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Reviewing patient safety challenges

The NHS wants to be the safest healthcare system in the world – that is its stated aim. As we wait to hear the results of a public consultation1

with a strategy

designed to sit alongside the NHS Long Term Plan, Kate Woodhead RGN DMS, analyses the challenges facing the patient safety movement.

Proposals have been set out by NHS Improvement’s national director of patient safety, Dr Aidan Fowler, as part of a public consultation. The commitment includes a proposal for some of the most important types of avoidable harm to patients to be halved over the next five years in areas such as medication errors and never events, together with development of a “just culture” where frontline staff are supported to speak up when they see things going wrong. We await the publication of this strategy. Meanwhile an eminent source of innovative research has published a view of the challenges ahead, with a more global perspective.2

The patient safety movement

has always been a global one and it seems a pragmatic way forward that high income countries which have similar issues across the board should share solutions and actions, while supporting low and middle income countries to ‘leapfrog’ some of the

painful developments, and find innovation and creativity in the here and now. This will require tremendous collaborative effort and leadership from the various institutions which are currently leading the way.

Patient safety

As has been said many times before – and in many column inches in this journal – patient safety is about making patient care safer and to ensure that harm is not caused intentionally. However, there are some new challenges facing healthcare across the world which will need some concerted collaborative action if we are to save ourselves from harm, looking ahead – for example, antimicrobial resistance. The World Health Organization recently announced a collaborative activity with the Department of Health and Social Care to be called the Global Patient Safety Collaborative. It has been established to aid the movement towards universal health coverage and the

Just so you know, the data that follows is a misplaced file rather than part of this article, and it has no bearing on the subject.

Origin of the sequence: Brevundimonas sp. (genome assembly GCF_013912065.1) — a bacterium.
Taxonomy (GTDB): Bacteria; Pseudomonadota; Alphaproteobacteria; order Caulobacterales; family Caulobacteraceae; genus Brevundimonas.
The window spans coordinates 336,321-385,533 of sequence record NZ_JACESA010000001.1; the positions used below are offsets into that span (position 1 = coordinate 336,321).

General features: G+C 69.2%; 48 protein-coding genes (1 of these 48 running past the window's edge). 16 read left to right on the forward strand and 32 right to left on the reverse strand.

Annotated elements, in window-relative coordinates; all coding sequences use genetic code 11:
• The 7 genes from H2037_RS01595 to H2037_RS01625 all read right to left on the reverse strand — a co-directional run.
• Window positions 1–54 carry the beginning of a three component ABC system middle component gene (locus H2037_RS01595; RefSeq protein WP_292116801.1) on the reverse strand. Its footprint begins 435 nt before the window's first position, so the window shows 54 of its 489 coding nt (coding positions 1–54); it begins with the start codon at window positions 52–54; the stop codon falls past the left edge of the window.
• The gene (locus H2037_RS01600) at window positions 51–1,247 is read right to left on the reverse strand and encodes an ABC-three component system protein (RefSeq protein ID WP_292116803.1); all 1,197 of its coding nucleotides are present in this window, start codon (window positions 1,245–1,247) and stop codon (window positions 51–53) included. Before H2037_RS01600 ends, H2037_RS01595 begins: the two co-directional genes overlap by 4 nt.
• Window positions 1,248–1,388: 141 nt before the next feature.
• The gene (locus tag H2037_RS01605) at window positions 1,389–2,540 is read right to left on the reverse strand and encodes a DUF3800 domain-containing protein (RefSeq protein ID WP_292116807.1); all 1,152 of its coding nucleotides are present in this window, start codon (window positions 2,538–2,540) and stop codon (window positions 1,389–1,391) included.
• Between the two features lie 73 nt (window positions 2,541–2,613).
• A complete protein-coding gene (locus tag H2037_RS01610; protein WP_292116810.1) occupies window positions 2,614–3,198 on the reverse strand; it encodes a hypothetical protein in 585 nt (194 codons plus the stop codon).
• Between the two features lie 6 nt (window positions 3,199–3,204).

UN Sustainable development goals. The main goal of the Collaborative is to scale up and promote global action for low and middle income countries on patient safety initiatives, in their quest to reduce the risk of avoidable harm and improve the safety of their national health systems.

The patient safety statistic has not changed since the original one calculated in “To err is human,” despite the passage of 20 years, although our knowledge of the detail is greatly enhanced and mountains of research have been done in the interim. In the UK, more than two million incidents are reported each year and, nationally, actions such as lists of never events are updated annually, focusing attention in different areas of care. These continue to happen, and between April 2017 and March 2018 there were 468 incidents reported, provisionally classified as never events.3 According to the consultation document for

the forthcoming strategy, priority areas for harm reduction could include: reducing never events; harm from sepsis; pressure ulcers; gram negative bloodstream infections, such as e-coli; falls; medication errors, improving maternity and neonatal safety; and improving the safety of patients with mental health issues.4

Patient safety improvement

The context in which the report Patient Safety 2030 identifies is all too familiar. The identification of increasingly complex care required to be delivered to an older population with a number of co-morbidities may add to the potential for harm. Put this all into a background of decreasing budgets and ever increasing competitive demands for healthcare spending, then if patient safety is not part of the everyday agenda for healthcare, it will not get a look in. Add to the mix the likelihood of additional deaths and spending on patient infections which do not respond to care due to antimicrobial resistance – we are looking at a somewhat difficult environment in


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